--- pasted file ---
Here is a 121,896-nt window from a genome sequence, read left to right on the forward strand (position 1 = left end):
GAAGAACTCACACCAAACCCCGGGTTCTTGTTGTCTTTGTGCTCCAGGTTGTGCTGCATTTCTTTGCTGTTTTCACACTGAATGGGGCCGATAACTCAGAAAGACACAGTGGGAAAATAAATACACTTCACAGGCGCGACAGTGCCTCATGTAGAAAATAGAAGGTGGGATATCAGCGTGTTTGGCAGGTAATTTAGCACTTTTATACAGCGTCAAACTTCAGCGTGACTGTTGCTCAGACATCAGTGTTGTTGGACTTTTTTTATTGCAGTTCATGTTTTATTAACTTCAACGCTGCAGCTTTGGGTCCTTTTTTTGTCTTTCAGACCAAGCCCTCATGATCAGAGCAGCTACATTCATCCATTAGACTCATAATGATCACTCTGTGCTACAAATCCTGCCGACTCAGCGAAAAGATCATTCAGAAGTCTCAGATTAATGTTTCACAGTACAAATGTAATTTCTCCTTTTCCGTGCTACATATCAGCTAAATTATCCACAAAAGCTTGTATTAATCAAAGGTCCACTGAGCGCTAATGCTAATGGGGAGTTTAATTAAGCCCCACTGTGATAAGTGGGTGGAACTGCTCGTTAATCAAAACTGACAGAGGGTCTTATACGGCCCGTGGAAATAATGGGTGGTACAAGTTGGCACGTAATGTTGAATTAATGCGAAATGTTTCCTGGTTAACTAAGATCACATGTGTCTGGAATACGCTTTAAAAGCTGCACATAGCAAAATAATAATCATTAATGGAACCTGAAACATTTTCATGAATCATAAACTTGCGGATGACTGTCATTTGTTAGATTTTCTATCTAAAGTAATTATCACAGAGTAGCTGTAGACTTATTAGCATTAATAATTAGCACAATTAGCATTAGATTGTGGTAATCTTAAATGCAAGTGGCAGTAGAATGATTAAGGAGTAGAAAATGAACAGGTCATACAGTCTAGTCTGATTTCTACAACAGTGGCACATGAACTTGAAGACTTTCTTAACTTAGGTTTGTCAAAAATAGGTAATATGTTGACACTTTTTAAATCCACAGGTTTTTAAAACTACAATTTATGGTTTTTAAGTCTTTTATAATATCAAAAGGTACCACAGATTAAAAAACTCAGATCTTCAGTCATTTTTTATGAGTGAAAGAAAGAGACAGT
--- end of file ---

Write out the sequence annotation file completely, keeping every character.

Here is a 121,896-nt window from a genome sequence, read left to right on the forward strand (position 1 = left end):
GAAGAACTCACACCAAACCCCGGGTTCTTGTTGTCTTTGTGCTCCAGGTTGTGCTGCATTTCTTTGCTGTTTTCACACTGAATGGGGCCGATAACTCAGAAAGACACAGTGGGAAAATAAATACACTTCACAGGCGCGACAGTGCCTCATGTAGAAAATAGAAGGTGGGATATCAGCGTGTTTGGCAGGTAATTTAGCACTTTTATACAGCGTCAAACTTCAGCGTGACTGTTGCTCAGACATCAGTGTTGTTGGACTTTTTTTATTGCAGTTCATGTTTTATTAACTTCAACGCTGCAGCTTTGGGTCCTTTTTTTGTCTTTCAGACCAAGCCCTCATGATCAGAGCAGCTACATTCATCCATTAGACTCATAATGATCACTCTGTGCTACAAATCCTGCCGACTCAGCGAAAAGATCATTCAGAAGTCTCAGATTAATGTTTCACAGTACAAATGTAATTTCTCCTTTTCCGTGCTACATATCAGCTAAATTATCCACAAAAGCTTGTATTAATCAAAGGTCCACTGAGCGCTAATGCTAATGGGGAGTTTAATTAAGCCCCACTGTGATAAGTGGGTGGAACTGCTCGTTAATCAAAACTGACAGAGGGTCTTATACGGCCCGTGGAAATAATGGGTGGTACAAGTTGGCACGTAATGTTGAATTAATGCGAAATGTTTCCTGGTTAACTAAGATCACATGTGTCTGGAATACGCTTTAAAAGCTGCACATAGCAAAATAATAATCATTAATGGAACCTGAAACATTTTCATGAATCATAAACTTGCGGATGACTGTCATTTGTTAGATTTTCTATCTAAAGTAATTATCACAGAGTAGCTGTAGACTTATTAGCATTAATAATTAGCACAATTAGCATTAGATTGTGGTAATCTTAAATGCAAGTGGCAGTAGAATGATTAAGGAGTAGAAAATGAACAGGTCATACAGTCTAGTCTGATTTCTACAACAGTGGCACATGAACTTGAAGACTTTCTTAACTTAGGTTTGTCAAAAATAGGTAATATGTTGACACTTTTTAAATCCACAGGTTTTTAAAACTACAATTTATGGTTTTTAAGTCTTTTATAATATCAAAAGGTACCACAGATTAAAAAACTCAGATCTTCAGTCATTTTTTATGAGTGAAAGAAAGAGACAGT